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Posts by The Investment Collective

Why compliance is important

Why is compliance important?

This is Molly after we spoke to her about the importance of compliance.

For her, the rules are less complicated, do not pee inside! However, there are still consequences if she ignores them. Nevertheless, with one simple compliance statement, she nodded

We get it. For many, compliance can be a snooze-fest. Compliance statements lack the cracking page-turning pace of a John Grisham novel, but the rules we must meet are embedded in those pages. There are a lot of them because there are a lot of risks. Little is more personal to us than our money.

The rules, while necessary, are increasing in complexity, sometimes leaving us to feel that we are made to jump through the hoops of a bored bureaucrat’s design in some sort of bizarre other-worldly circus. Then again, what if we were to re-frame how we think about compliance? Familiar with the names Bernie Madoff and Melissa Caddick? Madoff died in prison about 12 months ago while serving a 150-year jail sentence for defrauding up to US $65 billion from his clients. He fooled some of the best.

Closer to home is Melissa Caddick. Many of us had heard of Caddick in 2020 when the Australian Securities and Investment Commission (ASIC) raided her home, froze her bank accounts and properties, and prevented her from leaving the country. Court documents revealed that Caddick’s fraud had started some 11 years earlier when she set up her financial firm without the necessary AFSL (Australian Financial Services Licence). An AFSL, issued by ASIC, is required for all those providing financial advice to clients or trading in financial products or markets. Among other things, an AFSL imposes ongoing conditions such as legal compliance, training and development as well as sufficient financial resources to carry on the approved business. It is a means of oversight in a complex and changing world.

Unlike advisers at The Investment Collective, neither Caddick nor her company had an AFSL. What Caddick appeared to have was an abundance of confidence, an enviable lifestyle (both leading to an impression of credibility) and a lack of remorse or regret about conning friends and loved ones out of their hard-earned cash. It also appears she played on certain biases, a key one was herd mentality bias (or an ‘everyone else is doing it’ strategy). As humans, we are social animals who want to be part of the herd. Confirmation bias was at play. From what we know, Caddick’s investors took her at her word, accepting Caddick’s after-the-fact confirmation about investments and trades that she had made on their behalf. It is estimated that Caddick defrauded approximately 72 investors of around $23 million. Among these investors were family and friends – people who both loved and trusted her and who perhaps aspired, at Caddick’s urging, to greater levels of financial success, increasing their vulnerability and decreasing their critical thinking. She created the perfect storm of deceit, desire and dependency by carefully controlling the information she disseminated to them. As for Madoff, he fooled some of the best, even when the reported returns were too good to be true.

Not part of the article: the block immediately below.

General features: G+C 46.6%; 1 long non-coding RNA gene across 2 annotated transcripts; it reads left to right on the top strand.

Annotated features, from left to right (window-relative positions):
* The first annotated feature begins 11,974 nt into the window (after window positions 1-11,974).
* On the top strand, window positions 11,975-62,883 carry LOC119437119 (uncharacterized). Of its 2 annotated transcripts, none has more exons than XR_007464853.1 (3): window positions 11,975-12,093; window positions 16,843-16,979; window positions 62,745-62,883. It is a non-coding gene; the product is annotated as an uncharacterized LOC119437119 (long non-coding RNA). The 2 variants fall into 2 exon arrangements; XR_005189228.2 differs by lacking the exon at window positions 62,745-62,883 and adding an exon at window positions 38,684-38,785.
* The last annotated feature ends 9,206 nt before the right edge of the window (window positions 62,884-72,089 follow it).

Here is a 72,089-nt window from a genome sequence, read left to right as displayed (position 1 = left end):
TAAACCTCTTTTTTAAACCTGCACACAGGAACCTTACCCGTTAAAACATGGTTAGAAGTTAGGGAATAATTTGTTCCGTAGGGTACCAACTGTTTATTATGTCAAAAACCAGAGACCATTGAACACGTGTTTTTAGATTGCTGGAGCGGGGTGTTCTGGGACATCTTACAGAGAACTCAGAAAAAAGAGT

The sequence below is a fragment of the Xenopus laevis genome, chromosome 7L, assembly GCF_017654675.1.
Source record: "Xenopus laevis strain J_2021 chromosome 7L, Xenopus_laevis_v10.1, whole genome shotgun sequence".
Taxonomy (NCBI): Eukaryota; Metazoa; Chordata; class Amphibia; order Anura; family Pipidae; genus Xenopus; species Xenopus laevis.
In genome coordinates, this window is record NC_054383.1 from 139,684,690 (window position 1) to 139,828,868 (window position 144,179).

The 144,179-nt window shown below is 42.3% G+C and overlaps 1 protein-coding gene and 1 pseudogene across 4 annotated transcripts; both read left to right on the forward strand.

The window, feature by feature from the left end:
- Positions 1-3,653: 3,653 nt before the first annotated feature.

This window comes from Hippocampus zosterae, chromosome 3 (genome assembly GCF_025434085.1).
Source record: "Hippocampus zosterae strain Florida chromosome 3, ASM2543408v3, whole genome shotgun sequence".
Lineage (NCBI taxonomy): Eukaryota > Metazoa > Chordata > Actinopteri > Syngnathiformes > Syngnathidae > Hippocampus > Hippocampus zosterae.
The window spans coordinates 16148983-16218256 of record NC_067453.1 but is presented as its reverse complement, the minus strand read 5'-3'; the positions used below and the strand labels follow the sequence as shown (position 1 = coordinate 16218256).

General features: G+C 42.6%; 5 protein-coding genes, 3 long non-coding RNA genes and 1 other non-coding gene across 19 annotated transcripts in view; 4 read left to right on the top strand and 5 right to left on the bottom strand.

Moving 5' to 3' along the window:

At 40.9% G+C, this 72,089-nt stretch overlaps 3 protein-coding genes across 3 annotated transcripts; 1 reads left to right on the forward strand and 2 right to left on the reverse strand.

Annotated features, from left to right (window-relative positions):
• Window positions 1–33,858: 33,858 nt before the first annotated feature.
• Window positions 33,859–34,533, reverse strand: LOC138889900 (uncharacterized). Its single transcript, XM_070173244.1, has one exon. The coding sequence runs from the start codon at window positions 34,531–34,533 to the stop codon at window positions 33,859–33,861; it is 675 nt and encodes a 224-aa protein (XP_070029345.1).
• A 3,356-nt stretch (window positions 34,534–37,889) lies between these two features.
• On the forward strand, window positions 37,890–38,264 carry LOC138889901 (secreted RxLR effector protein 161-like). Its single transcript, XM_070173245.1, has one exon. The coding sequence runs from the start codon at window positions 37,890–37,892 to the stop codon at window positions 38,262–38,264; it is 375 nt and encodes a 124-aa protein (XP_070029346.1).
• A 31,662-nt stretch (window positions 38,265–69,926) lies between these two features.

The saying is true – “if it feels too good to be true, it probably is.” The reality is that investment markets go up and down, our needs change and although we might wish to be part of the herd, that does not allow for strategic differentiation and tailoring. The Investment Collective exists to ensure the integrity of your investments (but not to guarantee the outcome). Anyone who promises high returns with little to zero risk is not telling you the full story. Investment carries risk, but most aspects of our lives do.

At The Investment Collective, our advisers are registered with ASIC. This means that The Investment Collective holds an AFSL and as a condition of that, our advisers are appointed as authorised representatives. You can find the ASIC registration for each of our advisers at the following website.

Coming back to compliance, and speaking for myself, compliance sometimes makes me want to tear my hair out. There are two ways of looking at it; one is to characterise it as a costly, burdensome, bureaucratic exercise in box-ticking; the other is to consider it as simply ‘good business’.

Please note this article provides general advice only and has not taken your personal, business or financial circumstances into consideration. If you would like more tailored advice, please contact us today.

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Pension halving legislation

Pension halving legislation – 4th consecutive year

The Australian Government has announced that the pension halving legislation originally announced on 1 July 2019 will continue for a further 12 months. It is now scheduled to finish on 30 June 2023. The announcement has come as a shock to many people within the industry as it was originally introduced to help retirees cope with market volatility throughout the COVID-19 pandemic. Now the markets have recovered to near all-time highs.